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Celtic History



  Among Druids and High Kings : Celtic Ireland, Ad 400-1200 (What Life Was Like)

Time-Life Books (Editor)
 
 

  The Ancient Celts

Barry Cunliffe (Editor)
Reviews
World History Editor's Recommended Book
Each generation, the British scholar Jacquetta Hawkes has observed, chooses the archaeology that best suits its current ideology. For a century beginning in the late 1800s, archaeologists depicted the Celts as an inordinately brave and poetic tribal people who battled their way across the Eurasian world without being unduly aggressive--in the manner, that is, of good colonialists. Today some archaeologists are more inclined to consider the Celts as a people who kept ethnic unity alive across a huge span of territory and time, a view that may offer comfort in a time when, as Oxford University professor Barry Cunliffe writes, "ethnic divisions are becoming a painful and disturbing reality." Cunliffe himself takes the view that the Celts were at once alike and diverse, which led to the formation of many different Celtic cultures from the Black Sea to Ireland. This heavily illustrated, well-written book tells their story well, from the beginnings of Celtic culture in the distant Indo-European past to the height of Celtic power in the third century A.D.

Synopsis
Fierce warriors and skilled craftsmen, the Celts were famous throughout the ancient Mediterranean world, feared by both Greeks and Romans. Written by one of the world's leading authorities on European history, The Ancient Celts is a stunningly illustrated account of one of the leading civilizations of ancient Europe. 200 photos, 24 in color.

 

  The Celts : Uncovering the Mythic and Historic Origins of Western Culture

Jean Markale

Reviews
Book Description
While historians have tended to accord the Celts a place of minor significance in comparison to the Romans, The Celts firmly aligns the Celtic peoples as the primary European precedent to the Greco-Roman hegemony, restoring this culture to its true importance in the development of European civilization. An expert in Celtic studies, Markale regards myth as a branch of history, and explores mythological material to reveal the culture that gave rise to it. The alternative historical vision that emerges is both convincing and exciting.

One of the most comprehensive treatments of Celtic civilization ever written. A cornerstone of Western civilization and the major source of its social, political, and literary values, Celtic civilization occupied the whole of Western Europe for more than a millennium. Unlike the Middle Eastern forerunners of the Greco-Roman world, Celtic civilization is still alive today.

Synopsis
This comprehensive treatment of Celtic civilization peels back the layers of European history beyond the Greco-Roman influence to reveal the ancient Celtic people who were the real source of our Western social, political, and literary values. Drawing on myth as well as history, Markale's treatment is both original and convincing. Illustrations. (Inner Traditions International)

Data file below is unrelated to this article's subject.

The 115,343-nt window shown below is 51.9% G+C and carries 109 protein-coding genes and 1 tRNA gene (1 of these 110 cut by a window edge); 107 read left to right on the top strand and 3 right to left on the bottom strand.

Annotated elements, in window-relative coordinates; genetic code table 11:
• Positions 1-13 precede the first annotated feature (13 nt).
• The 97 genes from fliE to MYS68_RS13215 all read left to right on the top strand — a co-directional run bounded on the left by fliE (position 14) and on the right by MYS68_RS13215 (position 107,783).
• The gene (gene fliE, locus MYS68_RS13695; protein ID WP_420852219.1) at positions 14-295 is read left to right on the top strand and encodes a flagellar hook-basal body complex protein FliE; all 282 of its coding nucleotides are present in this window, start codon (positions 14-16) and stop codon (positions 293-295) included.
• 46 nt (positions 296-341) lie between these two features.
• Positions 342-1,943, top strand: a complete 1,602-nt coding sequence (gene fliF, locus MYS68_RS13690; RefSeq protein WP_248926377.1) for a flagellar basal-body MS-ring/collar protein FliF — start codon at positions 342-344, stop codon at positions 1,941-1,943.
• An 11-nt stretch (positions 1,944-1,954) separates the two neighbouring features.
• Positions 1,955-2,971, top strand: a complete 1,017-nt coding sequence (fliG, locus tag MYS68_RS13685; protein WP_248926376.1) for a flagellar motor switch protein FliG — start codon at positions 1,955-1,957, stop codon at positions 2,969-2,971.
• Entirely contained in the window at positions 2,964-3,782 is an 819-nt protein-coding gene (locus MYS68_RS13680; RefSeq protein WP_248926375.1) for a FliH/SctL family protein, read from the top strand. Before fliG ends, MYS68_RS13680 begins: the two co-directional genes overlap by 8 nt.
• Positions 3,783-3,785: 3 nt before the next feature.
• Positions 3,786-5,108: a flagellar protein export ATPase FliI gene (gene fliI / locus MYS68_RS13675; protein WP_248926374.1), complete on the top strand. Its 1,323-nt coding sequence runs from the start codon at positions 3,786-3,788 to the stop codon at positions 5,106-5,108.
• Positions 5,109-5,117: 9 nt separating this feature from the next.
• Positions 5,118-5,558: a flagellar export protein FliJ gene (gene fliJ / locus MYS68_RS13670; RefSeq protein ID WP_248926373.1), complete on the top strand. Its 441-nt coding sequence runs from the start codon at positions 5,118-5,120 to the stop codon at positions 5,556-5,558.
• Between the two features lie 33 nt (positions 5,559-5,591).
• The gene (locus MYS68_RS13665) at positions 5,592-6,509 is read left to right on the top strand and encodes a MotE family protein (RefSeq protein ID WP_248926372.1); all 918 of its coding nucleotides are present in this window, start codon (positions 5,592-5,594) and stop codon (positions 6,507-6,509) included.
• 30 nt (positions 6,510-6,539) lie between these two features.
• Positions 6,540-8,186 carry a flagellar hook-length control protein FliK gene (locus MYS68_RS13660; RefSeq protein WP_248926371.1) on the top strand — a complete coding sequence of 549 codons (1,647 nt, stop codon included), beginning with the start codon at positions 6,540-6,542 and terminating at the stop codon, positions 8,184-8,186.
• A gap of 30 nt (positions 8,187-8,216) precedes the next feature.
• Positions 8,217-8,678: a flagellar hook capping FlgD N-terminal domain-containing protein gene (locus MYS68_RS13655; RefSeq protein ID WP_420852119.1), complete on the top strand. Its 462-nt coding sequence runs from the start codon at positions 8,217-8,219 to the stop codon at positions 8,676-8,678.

How the Irish Saved Civilization : The Untold Story of Ireland's Heroic Role from the Fall of Rome to the Rise of Medieval Europe

Thomas A. Cahill
Reviews
Amazon.com
In this delightful and illuminating look into a crucial but little-known "hinge" of history, Thomas Cahill takes us to the "island of saints and scholars," the Ireland of St. Patrick and the Book of Kells. Here, far from the barbarian despoliation of the continent, monks and scribes laboriously, lovingly, even playfully preserved the West's written treasury. When stability returned in Europe, these Irish scholars were instrumental in spreading learning, becoming not only the conservators of civilization, but also the shapers of the medieval mind, putting their unique stamp on Western culture.
 

  The Fury of the Northmen : Saints, Shrines and Sea-Raiders in the Viking Age A.D. 793-878

John Marsden
 
 

  The Celtic World

Barry Cunliffe, Emil M. Buhrer
Reviews
Synopsis
Numerous illustrations, photographs, and maps mark a large-format exploration of the history of the Celts, a civilization that once ranged from central Europe to northern Scotland. The pictures are really fabulous!
 
 

  The Book of Durrow : A Medieval Masterpiece at Trinity College Dublin

Bernard Meehan
Reviews
Synopsis
Brilliant color reproductions highlight this investigation into the creation and meaning of an ancient Irish illuminated manuscript--the seventh-century predecessor to the Book of Kells. An unusual and welcome gift for anyone interested in the history of the Emerald Isle. 30 color plates.

Midwest Book Review
The Book Of Durrow is an early medieval Gospel book from the seventh century housed in the Trinity College library: written by Irish monks, this is the earliest surviving insular Gospel book. Here Manuscript keeper Meehan examines the masterpiece, using forty color reproductions to aid in the interpretation of the book's pictures and meaning. A fine, specialized title.

 

  The Oxford Illustrated History of Ireland

R. F. Foster (Editor)
Reviews
Synopsis
Few countries have such a compelling and stirring history as Ireland. This sumptuously illustrated volume captures all the color of the Emerald Isle, from the earliest prehistoric communities through centuries of turbulent change, to the present day. 200 halftones; 24 color plates; 8 maps.


The latest volume in the widely acclaimed series offers the most authoritative account of Irish history yet. From the earliest prehistoric communities to the present day, this book emphasizes the paradoxes and ambiguities of the Emerald Isle. More than 200 photos, 24 in full color.

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Revised: November 18, 1998.